Social Interactions and Social Capital

Community Affairs Research Seminar Series

Cleveland, Ohio

November 21, 2008


While social interactions has been a main focus of sociological research, as recently as the late 1960s, conventional economics followed a more individualistic approach to analyzing how people make decisions. Homo economicus operated within his own bubble, maximizing his individual utility within given constraints. Whether choosing how hard to work or what to consume, decisions were always based on what delivered the largest personal return for given market prices and budgets. (read more)


9:15 - 11:45

Steven Durlauf: University of Wisconsin-Madison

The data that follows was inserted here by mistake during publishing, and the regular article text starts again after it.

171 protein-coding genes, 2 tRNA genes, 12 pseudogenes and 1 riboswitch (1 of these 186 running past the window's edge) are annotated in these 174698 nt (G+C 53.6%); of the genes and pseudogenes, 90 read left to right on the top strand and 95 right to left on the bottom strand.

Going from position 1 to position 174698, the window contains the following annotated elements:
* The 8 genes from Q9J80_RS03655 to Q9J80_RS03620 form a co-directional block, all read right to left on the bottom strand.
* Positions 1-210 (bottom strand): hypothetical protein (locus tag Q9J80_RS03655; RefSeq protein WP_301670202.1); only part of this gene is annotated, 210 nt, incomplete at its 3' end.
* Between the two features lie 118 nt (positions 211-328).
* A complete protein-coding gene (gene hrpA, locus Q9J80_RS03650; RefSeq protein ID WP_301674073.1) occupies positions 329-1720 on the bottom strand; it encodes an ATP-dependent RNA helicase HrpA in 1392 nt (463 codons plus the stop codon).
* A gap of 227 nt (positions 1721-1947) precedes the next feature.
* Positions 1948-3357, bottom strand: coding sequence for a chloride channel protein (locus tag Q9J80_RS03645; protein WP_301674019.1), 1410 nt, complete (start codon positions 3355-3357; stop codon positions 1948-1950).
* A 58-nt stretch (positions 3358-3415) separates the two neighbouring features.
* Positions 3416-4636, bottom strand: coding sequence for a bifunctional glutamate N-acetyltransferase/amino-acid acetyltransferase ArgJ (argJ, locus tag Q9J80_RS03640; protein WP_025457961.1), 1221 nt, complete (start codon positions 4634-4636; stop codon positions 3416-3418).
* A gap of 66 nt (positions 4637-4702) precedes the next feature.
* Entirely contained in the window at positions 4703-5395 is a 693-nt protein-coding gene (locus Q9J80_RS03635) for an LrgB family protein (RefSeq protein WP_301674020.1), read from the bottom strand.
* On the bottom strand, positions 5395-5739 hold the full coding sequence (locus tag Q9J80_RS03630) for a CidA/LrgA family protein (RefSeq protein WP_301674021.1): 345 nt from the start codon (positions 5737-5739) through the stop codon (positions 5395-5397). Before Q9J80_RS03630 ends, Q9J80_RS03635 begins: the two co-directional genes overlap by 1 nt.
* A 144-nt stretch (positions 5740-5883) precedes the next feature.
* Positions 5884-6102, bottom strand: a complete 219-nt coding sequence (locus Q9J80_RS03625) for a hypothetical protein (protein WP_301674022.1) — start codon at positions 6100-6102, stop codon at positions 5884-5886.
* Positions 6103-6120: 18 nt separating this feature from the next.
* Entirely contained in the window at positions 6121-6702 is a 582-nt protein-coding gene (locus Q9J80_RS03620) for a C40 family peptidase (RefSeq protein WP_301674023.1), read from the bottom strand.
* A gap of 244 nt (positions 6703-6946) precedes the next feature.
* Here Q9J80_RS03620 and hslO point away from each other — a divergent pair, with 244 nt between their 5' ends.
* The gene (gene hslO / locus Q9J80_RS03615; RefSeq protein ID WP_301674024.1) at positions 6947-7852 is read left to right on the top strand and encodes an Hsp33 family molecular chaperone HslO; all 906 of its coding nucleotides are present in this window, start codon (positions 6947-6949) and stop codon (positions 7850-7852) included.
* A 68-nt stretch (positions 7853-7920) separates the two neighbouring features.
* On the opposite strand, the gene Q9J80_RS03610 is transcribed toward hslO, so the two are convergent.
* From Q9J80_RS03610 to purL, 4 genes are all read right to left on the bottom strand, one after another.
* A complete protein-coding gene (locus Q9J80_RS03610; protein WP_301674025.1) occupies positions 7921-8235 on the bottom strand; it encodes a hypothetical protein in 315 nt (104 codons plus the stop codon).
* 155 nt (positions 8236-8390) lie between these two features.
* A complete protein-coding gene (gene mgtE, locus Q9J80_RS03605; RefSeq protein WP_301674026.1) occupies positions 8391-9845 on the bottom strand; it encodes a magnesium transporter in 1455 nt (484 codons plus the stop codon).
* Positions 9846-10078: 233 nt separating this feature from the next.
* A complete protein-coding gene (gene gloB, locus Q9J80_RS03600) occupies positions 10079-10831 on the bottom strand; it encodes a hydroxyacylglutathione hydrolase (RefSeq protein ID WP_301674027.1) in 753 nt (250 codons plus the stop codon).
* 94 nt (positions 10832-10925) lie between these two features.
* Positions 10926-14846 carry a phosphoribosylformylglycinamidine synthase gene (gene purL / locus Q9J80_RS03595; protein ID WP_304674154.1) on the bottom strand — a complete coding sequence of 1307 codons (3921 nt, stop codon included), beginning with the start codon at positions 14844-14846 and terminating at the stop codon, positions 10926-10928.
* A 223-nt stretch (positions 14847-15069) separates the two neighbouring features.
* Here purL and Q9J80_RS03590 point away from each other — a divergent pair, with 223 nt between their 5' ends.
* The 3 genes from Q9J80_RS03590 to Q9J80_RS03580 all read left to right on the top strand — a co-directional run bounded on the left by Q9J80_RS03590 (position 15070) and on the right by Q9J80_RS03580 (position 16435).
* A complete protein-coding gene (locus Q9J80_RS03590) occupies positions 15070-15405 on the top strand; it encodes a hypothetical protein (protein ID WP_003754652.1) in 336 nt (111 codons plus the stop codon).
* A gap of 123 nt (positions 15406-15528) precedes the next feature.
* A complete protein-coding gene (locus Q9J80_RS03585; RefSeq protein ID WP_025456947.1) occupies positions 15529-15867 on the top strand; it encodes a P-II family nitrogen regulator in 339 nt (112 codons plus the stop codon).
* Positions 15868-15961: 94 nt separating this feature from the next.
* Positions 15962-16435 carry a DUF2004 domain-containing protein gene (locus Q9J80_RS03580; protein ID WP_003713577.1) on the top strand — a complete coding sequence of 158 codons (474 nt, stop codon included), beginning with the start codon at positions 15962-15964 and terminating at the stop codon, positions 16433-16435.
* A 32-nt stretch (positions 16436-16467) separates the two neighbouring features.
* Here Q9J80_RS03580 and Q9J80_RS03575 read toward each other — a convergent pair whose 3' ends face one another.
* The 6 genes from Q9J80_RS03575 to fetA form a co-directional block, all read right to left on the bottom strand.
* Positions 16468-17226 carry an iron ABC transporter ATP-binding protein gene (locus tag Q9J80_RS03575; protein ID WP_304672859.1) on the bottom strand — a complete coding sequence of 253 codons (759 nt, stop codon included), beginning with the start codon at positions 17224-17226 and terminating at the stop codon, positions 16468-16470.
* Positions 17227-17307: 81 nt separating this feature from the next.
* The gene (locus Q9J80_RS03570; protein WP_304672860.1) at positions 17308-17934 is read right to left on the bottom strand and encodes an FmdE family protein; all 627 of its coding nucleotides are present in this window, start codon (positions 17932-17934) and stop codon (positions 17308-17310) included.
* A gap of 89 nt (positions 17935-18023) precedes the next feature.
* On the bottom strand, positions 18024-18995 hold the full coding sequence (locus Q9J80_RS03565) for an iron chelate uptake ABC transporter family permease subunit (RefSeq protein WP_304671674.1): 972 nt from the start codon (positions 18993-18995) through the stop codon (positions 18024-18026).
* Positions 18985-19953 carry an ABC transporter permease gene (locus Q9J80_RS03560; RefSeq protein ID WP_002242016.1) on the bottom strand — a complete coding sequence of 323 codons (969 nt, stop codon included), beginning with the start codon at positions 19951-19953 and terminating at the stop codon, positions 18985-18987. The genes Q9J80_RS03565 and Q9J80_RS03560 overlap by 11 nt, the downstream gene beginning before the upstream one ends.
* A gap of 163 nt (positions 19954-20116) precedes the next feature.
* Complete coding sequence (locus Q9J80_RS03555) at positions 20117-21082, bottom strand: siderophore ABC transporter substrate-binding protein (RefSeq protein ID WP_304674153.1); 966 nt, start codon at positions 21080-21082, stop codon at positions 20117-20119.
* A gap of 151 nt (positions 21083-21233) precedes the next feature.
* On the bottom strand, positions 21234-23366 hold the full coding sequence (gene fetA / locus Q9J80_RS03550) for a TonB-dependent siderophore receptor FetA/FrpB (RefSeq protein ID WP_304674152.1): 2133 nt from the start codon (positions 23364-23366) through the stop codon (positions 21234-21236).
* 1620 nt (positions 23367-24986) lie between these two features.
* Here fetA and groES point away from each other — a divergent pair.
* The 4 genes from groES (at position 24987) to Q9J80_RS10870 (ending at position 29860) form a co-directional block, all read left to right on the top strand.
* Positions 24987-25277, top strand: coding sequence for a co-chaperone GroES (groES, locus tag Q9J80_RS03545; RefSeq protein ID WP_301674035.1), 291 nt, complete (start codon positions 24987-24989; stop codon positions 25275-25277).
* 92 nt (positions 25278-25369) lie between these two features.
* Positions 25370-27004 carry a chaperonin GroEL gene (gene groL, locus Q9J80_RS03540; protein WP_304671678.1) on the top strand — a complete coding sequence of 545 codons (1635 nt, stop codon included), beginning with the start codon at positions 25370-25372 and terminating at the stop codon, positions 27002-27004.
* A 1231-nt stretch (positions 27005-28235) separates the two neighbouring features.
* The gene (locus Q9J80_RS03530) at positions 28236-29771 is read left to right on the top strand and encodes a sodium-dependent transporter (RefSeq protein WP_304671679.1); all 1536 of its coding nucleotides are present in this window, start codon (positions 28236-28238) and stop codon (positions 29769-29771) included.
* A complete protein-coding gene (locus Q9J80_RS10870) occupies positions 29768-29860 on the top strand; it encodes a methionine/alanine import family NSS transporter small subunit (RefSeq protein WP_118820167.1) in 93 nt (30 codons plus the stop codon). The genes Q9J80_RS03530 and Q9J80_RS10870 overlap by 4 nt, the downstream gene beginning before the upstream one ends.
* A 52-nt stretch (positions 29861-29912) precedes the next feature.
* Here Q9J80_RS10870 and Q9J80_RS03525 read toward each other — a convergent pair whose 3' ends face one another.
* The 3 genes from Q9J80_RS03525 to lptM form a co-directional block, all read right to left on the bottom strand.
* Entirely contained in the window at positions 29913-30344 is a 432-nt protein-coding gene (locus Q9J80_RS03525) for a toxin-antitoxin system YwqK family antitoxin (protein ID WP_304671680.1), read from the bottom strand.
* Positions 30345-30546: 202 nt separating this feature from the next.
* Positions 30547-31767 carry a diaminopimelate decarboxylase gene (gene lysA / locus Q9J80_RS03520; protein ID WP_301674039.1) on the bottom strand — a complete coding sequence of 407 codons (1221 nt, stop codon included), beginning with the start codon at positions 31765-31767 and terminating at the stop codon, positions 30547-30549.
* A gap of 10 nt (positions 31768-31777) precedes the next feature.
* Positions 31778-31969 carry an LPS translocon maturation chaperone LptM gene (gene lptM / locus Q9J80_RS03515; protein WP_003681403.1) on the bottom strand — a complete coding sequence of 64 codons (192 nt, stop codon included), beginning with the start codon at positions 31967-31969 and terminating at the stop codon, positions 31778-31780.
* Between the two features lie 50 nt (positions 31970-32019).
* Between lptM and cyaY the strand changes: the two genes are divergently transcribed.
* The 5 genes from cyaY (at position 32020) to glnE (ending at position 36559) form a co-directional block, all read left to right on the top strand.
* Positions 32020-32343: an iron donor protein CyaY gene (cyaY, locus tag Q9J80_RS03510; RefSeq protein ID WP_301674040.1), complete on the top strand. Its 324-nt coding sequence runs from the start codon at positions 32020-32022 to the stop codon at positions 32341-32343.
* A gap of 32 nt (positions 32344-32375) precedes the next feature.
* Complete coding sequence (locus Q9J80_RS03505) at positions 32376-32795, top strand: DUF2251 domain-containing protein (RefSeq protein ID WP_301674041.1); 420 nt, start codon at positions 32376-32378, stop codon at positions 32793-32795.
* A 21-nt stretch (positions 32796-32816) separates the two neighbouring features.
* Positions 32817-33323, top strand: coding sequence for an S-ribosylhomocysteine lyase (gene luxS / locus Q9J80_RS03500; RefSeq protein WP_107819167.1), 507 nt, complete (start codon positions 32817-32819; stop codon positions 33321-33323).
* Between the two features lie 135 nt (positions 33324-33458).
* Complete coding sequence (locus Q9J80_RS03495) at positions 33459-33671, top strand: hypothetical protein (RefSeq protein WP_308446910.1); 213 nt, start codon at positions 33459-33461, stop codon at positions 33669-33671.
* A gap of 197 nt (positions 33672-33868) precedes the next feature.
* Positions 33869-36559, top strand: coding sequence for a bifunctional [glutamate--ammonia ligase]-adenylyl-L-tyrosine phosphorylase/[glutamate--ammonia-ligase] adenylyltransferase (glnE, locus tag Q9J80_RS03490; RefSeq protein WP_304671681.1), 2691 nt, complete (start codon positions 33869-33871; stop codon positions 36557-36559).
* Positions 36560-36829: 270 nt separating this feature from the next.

Social Capital: The Challenge for Research

Ethan Cohen-Cole: Federal Reserve Bank of Boston
Social networks and Personal Bankruptcy

Tanya Rosenblat: Iowa State University
Informal Lending and Social Networks

Mary Burke: Federal Reserve Bank of Boston - Discussion

12:10 PM - 1:00 PM 

Jane Cooley: University of Wisconsin-Madison
Desegregation and the Achievement Gap: Do Diverse Peers Help?

1:15 PM - 3:15 PM

Mark Joseph: Case Western Reserve University
The Possibilities and Challenges of Mixed-Income Development: Emerging Findings from Chicago

Deven Carlson: University of Wisconsin-Madison
Long-Term Effects of Public Low-Income Housing Vouchers on Work, Earnings, and Neighborhood Quality

Bruce Weinberg: Ohio State University
Social Interactions with Endogenous Associations – Discussion